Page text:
The Book of Hebrews
In this second installment of The TEDS Lecture Series, we are pleased to bring you four video lectures by D. A. Carson on the letter to the Hebrews. Each video is one lecture on the book of Hebrews from Dr. Carson’s Spring 2013 “Acts, Pauline, and General Epistles” course at our Deerfield campus.
In these four lectures, Dr. Carson covers the basic questions involved in interpreting Hebrews such as authorship, date of composition, and intended audience, as well as covering its content and focusing in particular on major themes of Christology. Hebrews is unique in the New Testament in its explanation of Christ’s high priestly work and its extended application of Yom Kippur imagery to Jesus’ death and resurrection. Dr. Carson highlights the unique, once-for-all quality of Jesus’ sacrificial death as presented by Hebrews as well as the reality of Christ’s ongoing high priestly ministry on behalf of believers.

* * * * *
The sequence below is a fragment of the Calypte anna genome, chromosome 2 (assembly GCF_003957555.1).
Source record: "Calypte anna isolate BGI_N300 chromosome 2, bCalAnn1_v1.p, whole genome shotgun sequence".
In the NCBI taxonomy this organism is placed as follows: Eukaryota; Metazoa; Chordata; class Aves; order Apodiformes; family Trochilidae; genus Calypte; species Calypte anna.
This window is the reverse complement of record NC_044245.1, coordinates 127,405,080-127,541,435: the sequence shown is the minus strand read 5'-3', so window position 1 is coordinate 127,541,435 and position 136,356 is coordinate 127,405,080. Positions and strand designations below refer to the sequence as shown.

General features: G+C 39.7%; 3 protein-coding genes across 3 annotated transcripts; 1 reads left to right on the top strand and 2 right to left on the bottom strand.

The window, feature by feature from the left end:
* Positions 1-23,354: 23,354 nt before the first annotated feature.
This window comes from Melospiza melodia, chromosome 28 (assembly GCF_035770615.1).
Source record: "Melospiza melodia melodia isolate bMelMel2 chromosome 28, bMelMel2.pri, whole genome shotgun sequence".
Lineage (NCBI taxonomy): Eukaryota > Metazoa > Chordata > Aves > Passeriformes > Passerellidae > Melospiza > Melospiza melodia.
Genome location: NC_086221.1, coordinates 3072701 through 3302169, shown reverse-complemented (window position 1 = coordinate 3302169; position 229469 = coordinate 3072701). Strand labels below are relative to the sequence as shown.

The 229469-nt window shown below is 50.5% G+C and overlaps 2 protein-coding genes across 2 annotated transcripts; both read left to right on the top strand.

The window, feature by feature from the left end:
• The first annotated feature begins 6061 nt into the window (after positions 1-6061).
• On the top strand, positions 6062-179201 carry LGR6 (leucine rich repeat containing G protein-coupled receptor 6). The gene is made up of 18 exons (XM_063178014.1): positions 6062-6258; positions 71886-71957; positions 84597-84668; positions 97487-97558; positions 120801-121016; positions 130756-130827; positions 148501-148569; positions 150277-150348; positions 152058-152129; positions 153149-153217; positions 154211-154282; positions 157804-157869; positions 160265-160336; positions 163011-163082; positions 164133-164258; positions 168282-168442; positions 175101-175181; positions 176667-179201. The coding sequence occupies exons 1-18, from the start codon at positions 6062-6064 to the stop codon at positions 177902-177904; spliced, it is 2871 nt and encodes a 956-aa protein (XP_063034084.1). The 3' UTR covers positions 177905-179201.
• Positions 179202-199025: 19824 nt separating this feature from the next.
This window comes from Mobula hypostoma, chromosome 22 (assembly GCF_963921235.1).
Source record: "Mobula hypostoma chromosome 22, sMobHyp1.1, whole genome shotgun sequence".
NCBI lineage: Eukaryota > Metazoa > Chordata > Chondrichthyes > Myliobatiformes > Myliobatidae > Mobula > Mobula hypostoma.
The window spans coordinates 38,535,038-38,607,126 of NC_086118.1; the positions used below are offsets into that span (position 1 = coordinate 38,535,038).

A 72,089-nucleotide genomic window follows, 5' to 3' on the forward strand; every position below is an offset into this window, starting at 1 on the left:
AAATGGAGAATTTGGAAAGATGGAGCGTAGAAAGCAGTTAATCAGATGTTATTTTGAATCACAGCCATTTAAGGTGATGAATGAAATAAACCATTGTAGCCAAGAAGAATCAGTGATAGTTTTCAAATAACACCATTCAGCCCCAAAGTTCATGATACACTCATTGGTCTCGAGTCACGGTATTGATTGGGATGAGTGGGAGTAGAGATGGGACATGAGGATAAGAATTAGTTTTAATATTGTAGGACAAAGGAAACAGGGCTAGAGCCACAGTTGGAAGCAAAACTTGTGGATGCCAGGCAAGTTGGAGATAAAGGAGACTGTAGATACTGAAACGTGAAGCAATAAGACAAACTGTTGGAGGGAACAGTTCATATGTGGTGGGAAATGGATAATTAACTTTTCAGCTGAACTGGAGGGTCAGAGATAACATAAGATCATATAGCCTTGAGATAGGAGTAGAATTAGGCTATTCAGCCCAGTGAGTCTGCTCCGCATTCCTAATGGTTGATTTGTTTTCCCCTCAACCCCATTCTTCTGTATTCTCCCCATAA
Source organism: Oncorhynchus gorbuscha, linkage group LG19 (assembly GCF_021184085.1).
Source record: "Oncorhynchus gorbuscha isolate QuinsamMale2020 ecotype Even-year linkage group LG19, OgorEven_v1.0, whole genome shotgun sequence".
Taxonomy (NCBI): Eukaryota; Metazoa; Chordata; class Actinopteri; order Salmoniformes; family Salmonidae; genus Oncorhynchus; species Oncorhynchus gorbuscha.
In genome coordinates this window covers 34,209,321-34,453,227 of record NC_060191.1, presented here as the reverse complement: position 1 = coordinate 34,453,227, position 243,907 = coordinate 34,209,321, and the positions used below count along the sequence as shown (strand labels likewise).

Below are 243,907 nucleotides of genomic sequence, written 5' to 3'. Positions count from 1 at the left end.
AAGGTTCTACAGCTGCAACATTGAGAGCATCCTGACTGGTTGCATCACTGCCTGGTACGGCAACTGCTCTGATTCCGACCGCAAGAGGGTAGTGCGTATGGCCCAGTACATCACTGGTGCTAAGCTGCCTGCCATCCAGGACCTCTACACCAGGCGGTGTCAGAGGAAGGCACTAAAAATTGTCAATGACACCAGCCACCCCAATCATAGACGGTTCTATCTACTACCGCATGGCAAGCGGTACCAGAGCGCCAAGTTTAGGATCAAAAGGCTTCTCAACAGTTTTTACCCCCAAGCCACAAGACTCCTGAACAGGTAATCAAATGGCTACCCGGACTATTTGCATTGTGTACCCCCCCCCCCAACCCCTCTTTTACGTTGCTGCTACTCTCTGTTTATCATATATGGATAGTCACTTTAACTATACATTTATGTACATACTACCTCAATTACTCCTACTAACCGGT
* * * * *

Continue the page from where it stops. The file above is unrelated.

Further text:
Lecture 1 of 4 (released 10/15/2013)
In the first lecture of this four-part series on the Book of Hebrews, Dr. Carson looks at the introduction to the book, the significance of the idea of “better,” and explores Old and New Testament occurrences of the phrase “You are my Son; today I have become your Father.”
Lecture 2 of 4 (released 10/22/2013)
Carrying on in the Book of Hebrews, Dr. Carson highlights the Biblical trajectory of entering God’s rest, walks through understanding passages in a moralizing and typological way, discusses how to preach particular passages in Hebrews, and points out what he sees as the definition of a true Christian.
Lecture 3 of 4 (released 10/29/2013)
Dr. Carson’s third lecture on Hebrews focuses on perseverance and preservation of the saints, with discussions on the doctrine of Christian assurance and its implications for pastoral ministry and evangelism. He also begins to lay the groundwork for the next lecture on the king-priest figure of Melchizedek.
Lecture 4 of 4 (released 11/5/2013)
In the final lecture on Hebrews, Dr. Carson digs into what the Old and New Testament writers say about priesthood, law, covenant, and sacrifice, and the “once-for-all” effect of the death of Jesus.